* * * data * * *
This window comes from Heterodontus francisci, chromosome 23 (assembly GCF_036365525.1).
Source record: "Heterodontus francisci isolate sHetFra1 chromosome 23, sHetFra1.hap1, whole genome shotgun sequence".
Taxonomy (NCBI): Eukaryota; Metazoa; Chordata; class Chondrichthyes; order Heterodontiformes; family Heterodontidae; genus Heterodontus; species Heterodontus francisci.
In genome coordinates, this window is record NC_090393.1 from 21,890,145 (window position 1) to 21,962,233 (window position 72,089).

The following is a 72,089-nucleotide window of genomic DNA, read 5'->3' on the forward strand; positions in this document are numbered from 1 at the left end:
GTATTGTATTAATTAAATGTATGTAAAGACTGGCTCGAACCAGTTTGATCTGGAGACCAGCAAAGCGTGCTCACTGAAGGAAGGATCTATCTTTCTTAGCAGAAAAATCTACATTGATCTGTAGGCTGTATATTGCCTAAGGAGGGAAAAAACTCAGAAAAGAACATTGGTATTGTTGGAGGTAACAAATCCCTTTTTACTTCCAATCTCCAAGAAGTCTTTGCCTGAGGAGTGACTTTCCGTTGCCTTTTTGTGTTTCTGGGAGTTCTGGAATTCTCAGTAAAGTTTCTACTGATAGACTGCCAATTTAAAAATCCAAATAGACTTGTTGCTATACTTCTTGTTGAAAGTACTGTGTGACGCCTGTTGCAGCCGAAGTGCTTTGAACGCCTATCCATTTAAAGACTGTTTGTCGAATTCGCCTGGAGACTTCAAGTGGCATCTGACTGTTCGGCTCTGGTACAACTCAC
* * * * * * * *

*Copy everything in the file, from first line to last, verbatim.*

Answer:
This window comes from Heterodontus francisci, chromosome 23 (assembly GCF_036365525.1).
Source record: "Heterodontus francisci isolate sHetFra1 chromosome 23, sHetFra1.hap1, whole genome shotgun sequence".
Taxonomy (NCBI): Eukaryota; Metazoa; Chordata; class Chondrichthyes; order Heterodontiformes; family Heterodontidae; genus Heterodontus; species Heterodontus francisci.
In genome coordinates, this window is record NC_090393.1 from 21,890,145 (window position 1) to 21,962,233 (window position 72,089).

The following is a 72,089-nucleotide window of genomic DNA, read 5'->3' on the forward strand; positions in this document are numbered from 1 at the left end:
GTATTGTATTAATTAAATGTATGTAAAGACTGGCTCGAACCAGTTTGATCTGGAGACCAGCAAAGCGTGCTCACTGAAGGAAGGATCTATCTTTCTTAGCAGAAAAATCTACATTGATCTGTAGGCTGTATATTGCCTAAGGAGGGAAAAAACTCAGAAAAGAACATTGGTATTGTTGGAGGTAACAAATCCCTTTTTACTTCCAATCTCCAAGAAGTCTTTGCCTGAGGAGTGACTTTCCGTTGCCTTTTTGTGTTTCTGGGAGTTCTGGAATTCTCAGTAAAGTTTCTACTGATAGACTGCCAATTTAAAAATCCAAATAGACTTGTTGCTATACTTCTTGTTGAAAGTACTGTGTGACGCCTGTTGCAGCCGAAGTGCTTTGAACGCCTATCCATTTAAAGACTGTTTGTCGAATTCGCCTGGAGACTTCAAGTGGCATCTGACTGTTCGGCTCTGGTACAACTCAC